Mayor Bill de Blasio and City Council Speaker Melissa Mark-Viverito shook ceremonious hands over New York City’s budget a week before it was due, after the mayor reversed his position on hiring new police officers. Thanks to strong local economic growth, the $78.5 billion budget for the coming fiscal year starting July 1, includes more spending on city services nearly across the board. The final budget is a 4.7 percent increase from last year.
Aside from the 1,300 new police officers slated for hire in the new fiscal year, the budget also includes $100 million for homeless services, $54 million more for mental health services, and $163 million to expand after-school programs for middle schoolers. The city’s libraries also received a $39 million boost to extend library hours, and keep some locations open six days a week.
More contentious though, is the mounting costs of the city's pension obligations. With the support of Governor Andrew Cuomo, police and fire unions want disability pension plans to resemble those of hires from before 2009, before the pension was changed. Instead, de Blasio has proposed to limit that reinstatement to severely disabled cops and firefighters. The mayor's reform would cost the city an additional $2 billion over the next five years, compared to the $6 billion supported by Cuomo and the unions.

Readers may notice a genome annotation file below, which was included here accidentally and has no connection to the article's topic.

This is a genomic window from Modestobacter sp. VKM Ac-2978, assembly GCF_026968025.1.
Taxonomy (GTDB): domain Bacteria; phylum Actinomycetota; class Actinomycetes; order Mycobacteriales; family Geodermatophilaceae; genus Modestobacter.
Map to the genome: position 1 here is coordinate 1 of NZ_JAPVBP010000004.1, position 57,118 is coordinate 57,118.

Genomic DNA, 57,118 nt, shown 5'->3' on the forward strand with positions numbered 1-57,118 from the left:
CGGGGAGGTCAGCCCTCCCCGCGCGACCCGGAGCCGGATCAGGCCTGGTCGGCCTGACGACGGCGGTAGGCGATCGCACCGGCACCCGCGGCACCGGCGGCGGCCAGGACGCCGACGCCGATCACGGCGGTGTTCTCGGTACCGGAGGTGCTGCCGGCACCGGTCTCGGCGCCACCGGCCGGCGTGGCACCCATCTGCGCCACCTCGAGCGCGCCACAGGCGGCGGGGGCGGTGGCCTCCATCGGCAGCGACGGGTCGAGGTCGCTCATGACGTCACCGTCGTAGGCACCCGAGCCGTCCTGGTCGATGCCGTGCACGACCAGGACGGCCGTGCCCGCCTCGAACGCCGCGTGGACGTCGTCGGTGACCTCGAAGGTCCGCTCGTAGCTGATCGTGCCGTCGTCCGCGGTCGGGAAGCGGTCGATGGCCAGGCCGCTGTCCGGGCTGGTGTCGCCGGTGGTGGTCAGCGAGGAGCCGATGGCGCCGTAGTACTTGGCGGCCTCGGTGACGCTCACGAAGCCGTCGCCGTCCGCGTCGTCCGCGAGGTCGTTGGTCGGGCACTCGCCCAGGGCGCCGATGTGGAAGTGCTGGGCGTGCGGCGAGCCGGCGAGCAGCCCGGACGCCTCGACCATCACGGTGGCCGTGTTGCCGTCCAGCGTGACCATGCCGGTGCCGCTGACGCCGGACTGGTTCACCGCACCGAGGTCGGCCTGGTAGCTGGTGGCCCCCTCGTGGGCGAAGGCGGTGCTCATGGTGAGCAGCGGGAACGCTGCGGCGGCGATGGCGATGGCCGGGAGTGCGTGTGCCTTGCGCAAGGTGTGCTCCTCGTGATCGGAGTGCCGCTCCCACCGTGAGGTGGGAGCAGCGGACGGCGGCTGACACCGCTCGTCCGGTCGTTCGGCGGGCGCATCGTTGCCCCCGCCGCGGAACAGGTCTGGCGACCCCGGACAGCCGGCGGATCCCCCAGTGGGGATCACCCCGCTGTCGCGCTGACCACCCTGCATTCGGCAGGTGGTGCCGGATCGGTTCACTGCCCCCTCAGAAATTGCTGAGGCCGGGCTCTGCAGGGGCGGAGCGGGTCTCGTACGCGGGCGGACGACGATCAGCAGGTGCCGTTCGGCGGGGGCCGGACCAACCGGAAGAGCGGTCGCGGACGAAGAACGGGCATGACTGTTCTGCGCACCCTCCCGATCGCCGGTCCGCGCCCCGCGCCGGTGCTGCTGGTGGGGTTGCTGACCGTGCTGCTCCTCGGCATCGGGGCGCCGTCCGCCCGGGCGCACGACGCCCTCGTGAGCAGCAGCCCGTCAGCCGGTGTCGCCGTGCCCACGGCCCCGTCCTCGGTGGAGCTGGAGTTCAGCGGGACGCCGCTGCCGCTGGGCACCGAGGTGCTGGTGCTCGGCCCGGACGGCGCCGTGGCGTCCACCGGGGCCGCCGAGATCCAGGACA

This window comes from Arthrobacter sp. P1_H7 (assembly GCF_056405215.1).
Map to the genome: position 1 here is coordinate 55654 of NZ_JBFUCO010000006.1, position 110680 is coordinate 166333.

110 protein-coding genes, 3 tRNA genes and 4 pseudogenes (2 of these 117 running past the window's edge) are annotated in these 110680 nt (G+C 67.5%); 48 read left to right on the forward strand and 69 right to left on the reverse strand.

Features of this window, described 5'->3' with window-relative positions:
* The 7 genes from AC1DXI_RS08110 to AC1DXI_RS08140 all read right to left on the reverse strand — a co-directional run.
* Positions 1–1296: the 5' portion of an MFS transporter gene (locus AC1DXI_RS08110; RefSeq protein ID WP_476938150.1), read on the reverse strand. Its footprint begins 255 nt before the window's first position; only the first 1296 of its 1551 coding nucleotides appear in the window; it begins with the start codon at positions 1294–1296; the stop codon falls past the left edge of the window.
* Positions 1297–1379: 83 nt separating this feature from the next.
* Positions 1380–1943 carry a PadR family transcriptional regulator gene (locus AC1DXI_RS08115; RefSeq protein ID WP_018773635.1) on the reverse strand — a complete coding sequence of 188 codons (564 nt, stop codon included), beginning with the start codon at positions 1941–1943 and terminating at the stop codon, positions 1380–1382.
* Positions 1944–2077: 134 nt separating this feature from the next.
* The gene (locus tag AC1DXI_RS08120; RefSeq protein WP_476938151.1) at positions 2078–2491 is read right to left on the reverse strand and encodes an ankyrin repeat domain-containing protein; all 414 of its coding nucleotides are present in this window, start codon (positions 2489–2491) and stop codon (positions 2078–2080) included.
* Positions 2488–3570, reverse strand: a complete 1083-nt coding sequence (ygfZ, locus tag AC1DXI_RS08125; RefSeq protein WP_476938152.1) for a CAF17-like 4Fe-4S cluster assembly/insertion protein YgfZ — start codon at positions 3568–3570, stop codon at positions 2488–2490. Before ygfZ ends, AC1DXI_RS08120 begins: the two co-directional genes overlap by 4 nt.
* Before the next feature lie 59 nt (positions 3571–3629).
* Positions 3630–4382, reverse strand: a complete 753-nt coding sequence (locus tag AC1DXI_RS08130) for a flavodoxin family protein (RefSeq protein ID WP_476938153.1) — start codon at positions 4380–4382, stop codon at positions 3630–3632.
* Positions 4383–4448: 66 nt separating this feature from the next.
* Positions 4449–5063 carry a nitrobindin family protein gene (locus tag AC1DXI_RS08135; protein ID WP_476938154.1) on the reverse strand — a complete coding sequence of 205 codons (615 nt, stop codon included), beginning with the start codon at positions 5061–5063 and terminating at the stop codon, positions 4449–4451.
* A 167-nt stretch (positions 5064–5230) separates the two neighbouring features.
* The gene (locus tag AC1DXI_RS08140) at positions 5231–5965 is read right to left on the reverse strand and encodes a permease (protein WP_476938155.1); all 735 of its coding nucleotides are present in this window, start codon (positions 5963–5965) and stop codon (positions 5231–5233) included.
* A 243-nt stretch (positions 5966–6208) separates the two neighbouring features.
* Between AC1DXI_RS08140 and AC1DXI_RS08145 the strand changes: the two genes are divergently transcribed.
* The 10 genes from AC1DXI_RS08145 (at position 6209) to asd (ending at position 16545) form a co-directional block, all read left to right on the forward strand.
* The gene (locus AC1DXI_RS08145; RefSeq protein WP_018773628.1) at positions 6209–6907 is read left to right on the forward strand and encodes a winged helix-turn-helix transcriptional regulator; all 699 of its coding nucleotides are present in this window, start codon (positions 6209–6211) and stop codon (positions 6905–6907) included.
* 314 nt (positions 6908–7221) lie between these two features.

Rent Stabilization and 421-a
Meanwhile, after fits and starts of negotiations, state lawmakers finally agreed to a four-year extension for the 421-a tax provision. The 421-a provision gives developers a tax abatement if their projects make at least 20 percent of the units in a development affordable. The tax break expired June 15, which began 10 days of New York State operating without it. But, reports show it made little difference to the number of work permits for residential construction in the city. The luxury market is going strong thanks to the flow of international capital to New York real estate, but the demand for other types of housing inside the city remains.
Lawmakers in Albany added a caveat to the provision that will cause the tax break to expire in six months if the Real Estate Board of New York and labor unions cannot agree on worker wages in that time.